When he woke, ages later, the windows were still steamed, but the light had changed. He looked up at the ceiling for a long while. Gradually his gaze shifted and he watched the red of a blinking neon sign behind the gauzy reflected frame of window in the mirrored wall. He shifted his eyes again and noticed his own, still seated, reflection. His pants were down. He tried to make eye contact with the figure in the chair and found himself instead distracted by something else he saw in the mirror. On the hardwood floor before him was the image of some weird kind of reverse mermaid. It was backwards. Instead of the top half of a lady he saw only her legs and, instead of a fish, he saw a serpent.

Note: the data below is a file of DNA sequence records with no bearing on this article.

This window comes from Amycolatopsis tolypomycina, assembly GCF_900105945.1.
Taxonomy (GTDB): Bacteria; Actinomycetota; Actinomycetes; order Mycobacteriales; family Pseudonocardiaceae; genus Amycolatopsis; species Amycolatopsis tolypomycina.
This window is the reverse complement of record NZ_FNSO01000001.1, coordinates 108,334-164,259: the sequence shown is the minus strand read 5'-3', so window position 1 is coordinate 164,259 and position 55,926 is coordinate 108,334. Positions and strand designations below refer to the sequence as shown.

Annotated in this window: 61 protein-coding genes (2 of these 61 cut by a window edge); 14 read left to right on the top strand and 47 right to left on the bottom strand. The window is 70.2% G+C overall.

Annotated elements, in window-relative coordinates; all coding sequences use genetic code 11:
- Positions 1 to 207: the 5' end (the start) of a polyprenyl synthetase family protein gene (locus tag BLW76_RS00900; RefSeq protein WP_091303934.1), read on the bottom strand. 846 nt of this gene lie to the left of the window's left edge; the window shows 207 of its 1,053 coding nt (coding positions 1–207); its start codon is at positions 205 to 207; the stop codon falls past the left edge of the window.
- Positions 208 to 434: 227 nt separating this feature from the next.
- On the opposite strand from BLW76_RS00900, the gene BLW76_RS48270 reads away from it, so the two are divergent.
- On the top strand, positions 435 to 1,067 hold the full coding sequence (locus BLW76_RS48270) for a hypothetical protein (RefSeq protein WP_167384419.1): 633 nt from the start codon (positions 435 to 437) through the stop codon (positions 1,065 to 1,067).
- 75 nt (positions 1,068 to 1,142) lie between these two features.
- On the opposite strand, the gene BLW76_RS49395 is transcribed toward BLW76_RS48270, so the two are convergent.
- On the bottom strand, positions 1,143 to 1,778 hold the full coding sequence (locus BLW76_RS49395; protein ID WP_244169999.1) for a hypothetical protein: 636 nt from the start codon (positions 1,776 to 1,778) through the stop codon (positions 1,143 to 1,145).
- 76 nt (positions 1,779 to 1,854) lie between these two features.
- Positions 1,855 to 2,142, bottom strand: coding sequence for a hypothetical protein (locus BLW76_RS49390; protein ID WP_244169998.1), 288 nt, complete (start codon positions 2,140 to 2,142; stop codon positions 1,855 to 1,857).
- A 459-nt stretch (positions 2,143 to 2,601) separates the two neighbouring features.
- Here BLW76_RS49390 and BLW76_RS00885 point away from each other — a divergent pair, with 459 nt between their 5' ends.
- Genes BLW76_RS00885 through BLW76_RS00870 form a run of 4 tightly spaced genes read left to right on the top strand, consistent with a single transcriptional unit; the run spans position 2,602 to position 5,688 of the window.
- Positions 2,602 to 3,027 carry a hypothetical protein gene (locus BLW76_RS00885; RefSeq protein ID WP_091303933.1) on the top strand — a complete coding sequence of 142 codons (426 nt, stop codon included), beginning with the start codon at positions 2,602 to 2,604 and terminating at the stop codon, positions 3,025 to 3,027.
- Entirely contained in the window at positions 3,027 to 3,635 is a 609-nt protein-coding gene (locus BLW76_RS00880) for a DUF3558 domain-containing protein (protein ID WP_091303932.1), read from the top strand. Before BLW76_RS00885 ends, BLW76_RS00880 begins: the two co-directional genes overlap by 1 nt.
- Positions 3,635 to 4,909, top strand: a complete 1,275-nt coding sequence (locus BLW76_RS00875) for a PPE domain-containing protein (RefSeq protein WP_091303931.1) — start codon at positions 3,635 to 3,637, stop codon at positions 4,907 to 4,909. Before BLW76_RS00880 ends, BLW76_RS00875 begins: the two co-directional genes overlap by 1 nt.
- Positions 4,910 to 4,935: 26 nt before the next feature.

-30-

 

 

 

 

 

 

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About bbcstudiowrites

This blog is me archiving the BBC Studio Writers Workshop.

Posted on February 17, 2015, in Fiction, Seattle, Short Stories. Bookmark the permalink. Leave a comment.